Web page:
What are your major themes/principle as a volunteer?

I do not look at what I do as volunteering. For me it is a ministry. My job is not to teach the kids to be great runners. My job is to teach the kids that they are all special with wonderful gifts from God. I teach them that by working hard that they are honoring God. My job is to help the kids develop a loving relationship with God through running. My job is to teach the kids to breath, to relax, proper form, and most importantly to have fun. I emphasize to them that running will help them in every sport. The most rewarding gift that God has given me is when we have our team mass, Father allows me to give communion to my team and parents. For me, there is no other moment that offers such an intimate connection with my kids, God, and myself.

What does your role at St. Bernard bring your family?

My role at St. Bernard has been a part of my family each and every day of our lives since we arrived in 1998. The St. Bernard community welcomed us with such love.  This wonderful community is our family. My four youngest have seen both my wife and myself helping at St. Bernard and of course the kids have been at our side for most of the time. My wife has been so supportive of my coaching for the past 18 years. She will make the cakes for the end of season Fiesta. My kids have helped me coach off and on during this time. My coaching now keeps me busy nine months out of the year. I would not be able to do this without their support. As parents, we must not only talk the talk, we must walk the walk. We have to be the best role models that we can be with our God given opportunities.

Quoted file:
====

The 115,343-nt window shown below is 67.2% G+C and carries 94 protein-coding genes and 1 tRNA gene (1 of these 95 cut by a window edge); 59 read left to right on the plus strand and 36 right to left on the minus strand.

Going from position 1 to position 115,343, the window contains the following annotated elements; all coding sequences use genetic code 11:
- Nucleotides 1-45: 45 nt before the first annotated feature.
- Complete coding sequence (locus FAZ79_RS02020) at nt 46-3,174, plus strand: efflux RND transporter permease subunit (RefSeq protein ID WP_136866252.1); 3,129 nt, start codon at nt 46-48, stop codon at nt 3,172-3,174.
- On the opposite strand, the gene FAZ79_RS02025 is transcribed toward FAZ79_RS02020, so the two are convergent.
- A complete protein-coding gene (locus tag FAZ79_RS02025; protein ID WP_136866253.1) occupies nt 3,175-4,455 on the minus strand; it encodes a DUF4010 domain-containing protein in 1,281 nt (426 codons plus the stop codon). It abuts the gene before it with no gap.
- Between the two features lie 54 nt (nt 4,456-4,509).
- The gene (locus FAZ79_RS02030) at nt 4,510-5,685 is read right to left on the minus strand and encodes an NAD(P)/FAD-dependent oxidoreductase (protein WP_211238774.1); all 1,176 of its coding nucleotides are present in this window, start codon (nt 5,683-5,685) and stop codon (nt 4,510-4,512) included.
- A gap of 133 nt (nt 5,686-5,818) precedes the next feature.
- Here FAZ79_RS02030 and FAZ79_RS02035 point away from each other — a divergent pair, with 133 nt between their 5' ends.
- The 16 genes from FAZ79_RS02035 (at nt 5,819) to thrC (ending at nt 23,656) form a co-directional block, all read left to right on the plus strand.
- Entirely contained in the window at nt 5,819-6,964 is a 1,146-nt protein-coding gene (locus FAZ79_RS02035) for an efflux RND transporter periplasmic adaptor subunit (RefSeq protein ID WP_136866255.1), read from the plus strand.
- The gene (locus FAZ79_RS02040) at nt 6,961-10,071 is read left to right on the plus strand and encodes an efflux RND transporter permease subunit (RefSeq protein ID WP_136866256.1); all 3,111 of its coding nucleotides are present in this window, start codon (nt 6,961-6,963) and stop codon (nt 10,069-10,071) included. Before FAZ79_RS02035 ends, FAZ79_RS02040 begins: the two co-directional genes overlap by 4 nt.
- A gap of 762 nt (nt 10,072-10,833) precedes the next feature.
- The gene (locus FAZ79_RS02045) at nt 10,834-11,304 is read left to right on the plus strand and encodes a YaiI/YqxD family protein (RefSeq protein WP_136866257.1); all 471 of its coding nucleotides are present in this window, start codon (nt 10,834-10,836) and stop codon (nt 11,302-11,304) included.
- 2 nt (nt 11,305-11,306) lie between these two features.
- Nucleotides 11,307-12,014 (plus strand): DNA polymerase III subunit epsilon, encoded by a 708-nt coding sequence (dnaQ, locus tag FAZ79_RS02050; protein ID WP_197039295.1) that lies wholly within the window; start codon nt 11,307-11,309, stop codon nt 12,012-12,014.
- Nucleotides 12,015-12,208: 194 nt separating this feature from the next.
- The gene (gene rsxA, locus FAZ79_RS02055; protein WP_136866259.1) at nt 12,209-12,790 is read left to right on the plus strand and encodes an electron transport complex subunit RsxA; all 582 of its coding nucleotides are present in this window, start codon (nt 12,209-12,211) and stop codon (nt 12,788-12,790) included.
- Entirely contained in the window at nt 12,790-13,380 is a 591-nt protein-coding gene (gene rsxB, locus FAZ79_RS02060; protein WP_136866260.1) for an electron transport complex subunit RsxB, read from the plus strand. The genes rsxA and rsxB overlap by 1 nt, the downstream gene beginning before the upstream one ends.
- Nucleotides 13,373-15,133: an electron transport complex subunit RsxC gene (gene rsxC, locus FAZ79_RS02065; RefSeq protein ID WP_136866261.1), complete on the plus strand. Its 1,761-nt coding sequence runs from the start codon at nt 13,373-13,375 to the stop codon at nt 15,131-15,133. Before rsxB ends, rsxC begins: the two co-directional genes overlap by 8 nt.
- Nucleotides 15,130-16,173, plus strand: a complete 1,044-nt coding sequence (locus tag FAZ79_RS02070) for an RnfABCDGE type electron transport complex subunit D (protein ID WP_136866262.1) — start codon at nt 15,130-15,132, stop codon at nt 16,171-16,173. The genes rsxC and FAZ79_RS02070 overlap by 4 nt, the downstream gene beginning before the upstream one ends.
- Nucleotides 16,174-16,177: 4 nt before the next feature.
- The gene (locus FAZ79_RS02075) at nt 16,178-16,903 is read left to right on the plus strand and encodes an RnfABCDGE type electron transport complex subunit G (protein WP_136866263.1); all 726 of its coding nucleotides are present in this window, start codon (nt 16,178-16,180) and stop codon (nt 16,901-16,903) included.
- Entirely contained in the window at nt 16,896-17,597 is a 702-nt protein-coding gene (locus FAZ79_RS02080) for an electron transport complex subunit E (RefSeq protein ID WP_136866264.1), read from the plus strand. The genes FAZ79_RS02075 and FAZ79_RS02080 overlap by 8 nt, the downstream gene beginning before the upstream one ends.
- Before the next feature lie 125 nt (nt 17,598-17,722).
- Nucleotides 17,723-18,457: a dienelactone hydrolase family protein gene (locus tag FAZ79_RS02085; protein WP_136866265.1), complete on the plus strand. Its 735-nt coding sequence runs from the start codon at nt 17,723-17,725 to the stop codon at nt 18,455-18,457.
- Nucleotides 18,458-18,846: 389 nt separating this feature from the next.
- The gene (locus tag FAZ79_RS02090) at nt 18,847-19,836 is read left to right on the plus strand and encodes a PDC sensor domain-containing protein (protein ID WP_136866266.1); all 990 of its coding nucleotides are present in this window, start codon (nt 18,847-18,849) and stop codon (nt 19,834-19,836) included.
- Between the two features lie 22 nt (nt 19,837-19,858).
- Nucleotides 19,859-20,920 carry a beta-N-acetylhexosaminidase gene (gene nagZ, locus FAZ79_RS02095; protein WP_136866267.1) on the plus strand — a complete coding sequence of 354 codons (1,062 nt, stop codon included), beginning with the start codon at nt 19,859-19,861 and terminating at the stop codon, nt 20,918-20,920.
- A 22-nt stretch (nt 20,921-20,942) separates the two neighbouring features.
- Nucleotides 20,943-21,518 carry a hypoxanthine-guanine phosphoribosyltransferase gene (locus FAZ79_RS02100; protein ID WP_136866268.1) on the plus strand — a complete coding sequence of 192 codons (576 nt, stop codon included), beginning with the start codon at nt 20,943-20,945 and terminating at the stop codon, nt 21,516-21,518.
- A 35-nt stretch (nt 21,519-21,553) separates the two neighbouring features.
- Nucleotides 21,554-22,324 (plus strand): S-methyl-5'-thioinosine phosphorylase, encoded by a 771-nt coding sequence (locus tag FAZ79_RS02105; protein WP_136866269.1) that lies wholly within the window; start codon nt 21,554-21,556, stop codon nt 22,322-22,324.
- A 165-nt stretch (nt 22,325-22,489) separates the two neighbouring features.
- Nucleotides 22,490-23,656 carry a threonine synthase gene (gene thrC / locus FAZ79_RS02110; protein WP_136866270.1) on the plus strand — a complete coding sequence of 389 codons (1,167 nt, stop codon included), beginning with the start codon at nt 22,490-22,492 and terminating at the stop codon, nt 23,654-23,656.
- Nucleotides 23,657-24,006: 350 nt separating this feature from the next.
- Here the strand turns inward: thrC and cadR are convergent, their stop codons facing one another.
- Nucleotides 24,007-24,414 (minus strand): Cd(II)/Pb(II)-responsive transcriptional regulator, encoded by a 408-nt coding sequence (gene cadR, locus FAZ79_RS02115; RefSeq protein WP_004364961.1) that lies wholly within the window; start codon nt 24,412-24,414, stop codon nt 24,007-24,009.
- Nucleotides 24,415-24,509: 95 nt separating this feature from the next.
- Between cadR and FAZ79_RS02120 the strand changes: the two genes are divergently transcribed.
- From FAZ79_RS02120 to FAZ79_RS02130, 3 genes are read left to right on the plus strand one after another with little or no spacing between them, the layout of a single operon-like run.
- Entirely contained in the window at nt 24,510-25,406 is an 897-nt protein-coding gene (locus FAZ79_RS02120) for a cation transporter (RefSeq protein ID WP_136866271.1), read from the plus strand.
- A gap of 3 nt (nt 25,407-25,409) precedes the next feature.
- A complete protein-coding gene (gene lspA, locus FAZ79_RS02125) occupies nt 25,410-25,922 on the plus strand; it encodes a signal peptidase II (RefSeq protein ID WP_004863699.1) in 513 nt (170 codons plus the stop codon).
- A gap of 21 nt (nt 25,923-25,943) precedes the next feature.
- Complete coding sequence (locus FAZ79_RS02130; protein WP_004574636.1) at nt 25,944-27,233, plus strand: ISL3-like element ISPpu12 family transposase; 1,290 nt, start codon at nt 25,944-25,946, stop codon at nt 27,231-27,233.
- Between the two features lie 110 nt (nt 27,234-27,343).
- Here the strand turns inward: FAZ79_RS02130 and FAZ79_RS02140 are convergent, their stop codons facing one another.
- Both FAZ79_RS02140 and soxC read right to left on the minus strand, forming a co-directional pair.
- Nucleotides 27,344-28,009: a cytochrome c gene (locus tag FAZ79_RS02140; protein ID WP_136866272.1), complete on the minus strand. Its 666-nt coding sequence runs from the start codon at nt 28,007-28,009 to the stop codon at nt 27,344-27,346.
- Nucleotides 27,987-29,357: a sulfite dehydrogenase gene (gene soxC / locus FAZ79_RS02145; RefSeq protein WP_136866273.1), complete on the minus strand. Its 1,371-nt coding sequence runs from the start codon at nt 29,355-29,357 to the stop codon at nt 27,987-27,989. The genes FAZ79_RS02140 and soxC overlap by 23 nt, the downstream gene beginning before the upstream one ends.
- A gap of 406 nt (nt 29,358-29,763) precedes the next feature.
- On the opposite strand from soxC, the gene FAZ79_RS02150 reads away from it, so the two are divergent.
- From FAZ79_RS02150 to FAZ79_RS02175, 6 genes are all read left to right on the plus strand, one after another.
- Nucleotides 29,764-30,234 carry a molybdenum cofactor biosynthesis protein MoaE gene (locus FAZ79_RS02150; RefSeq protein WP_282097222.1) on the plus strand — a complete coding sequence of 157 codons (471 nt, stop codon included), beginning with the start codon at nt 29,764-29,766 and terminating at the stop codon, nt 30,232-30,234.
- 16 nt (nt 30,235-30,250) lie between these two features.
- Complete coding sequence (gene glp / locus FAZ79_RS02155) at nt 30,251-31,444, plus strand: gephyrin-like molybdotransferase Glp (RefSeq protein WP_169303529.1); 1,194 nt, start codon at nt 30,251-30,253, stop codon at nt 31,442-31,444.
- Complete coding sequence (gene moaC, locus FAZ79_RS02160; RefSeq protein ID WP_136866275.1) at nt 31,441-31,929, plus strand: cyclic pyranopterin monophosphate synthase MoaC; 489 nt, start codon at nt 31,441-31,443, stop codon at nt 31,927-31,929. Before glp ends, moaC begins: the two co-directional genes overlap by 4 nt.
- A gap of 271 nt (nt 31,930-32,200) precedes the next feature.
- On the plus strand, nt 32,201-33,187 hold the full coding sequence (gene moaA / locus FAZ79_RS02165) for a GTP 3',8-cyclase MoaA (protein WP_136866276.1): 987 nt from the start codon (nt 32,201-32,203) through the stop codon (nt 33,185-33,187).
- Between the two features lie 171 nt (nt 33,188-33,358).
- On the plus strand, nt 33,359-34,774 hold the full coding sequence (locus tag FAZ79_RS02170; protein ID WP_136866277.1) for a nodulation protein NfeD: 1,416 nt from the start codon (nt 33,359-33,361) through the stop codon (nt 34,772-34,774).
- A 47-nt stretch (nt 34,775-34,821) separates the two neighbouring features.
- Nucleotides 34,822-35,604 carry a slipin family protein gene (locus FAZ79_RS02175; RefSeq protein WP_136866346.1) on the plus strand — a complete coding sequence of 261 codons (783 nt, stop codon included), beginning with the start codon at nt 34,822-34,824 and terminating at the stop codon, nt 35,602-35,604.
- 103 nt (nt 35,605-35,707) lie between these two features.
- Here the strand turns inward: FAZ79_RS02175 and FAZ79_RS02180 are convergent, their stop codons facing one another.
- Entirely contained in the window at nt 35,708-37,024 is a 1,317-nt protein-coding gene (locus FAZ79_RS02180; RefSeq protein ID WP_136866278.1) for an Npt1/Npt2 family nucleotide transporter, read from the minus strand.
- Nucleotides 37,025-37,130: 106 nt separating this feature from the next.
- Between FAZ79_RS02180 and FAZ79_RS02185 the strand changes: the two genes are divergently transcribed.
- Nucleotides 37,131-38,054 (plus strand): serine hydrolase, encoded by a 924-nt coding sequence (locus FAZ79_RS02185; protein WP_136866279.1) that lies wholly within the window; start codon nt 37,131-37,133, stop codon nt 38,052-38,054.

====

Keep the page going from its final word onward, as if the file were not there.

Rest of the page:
What are the fondest experiences or memories you have of your volunteer time?

At this point in my career the fondest memories have been coaching my own kids. In addition, I have been blessed with starting to coach my granddaughter and grandson. As far as a specific memory that has added to my love of coaching, is when we had a late track meet at Central High School. I had the opportunity to enter all of the kids into this competition. One of my favorite runners had some social communication challenges and his parents signed him up to run with me. He took to running with such enthusiasm. We worked on breathing and relaxation. He never complained and always finished his work outs with a smile. As the seasons went on he talked more and his communication improved. Anyway, at this meet, I had him entered to compete to run the 400, 800, and mile. He finished all 3. On his way home his mom took a picture of him asleep in the van. I looked at the picture and realized that I had overworked him. I was so ashamed that I must learn to be better. I realized that I need to be a better coach more aware of the kids’ efforts. This young man would never say no. It was up to me to be his advocate and make sure that I had to take care of him by not overworking him. I had to be more empathic.  This was such an enlightening moment for me. And I vowed to myself to be better at understanding the child as a whole.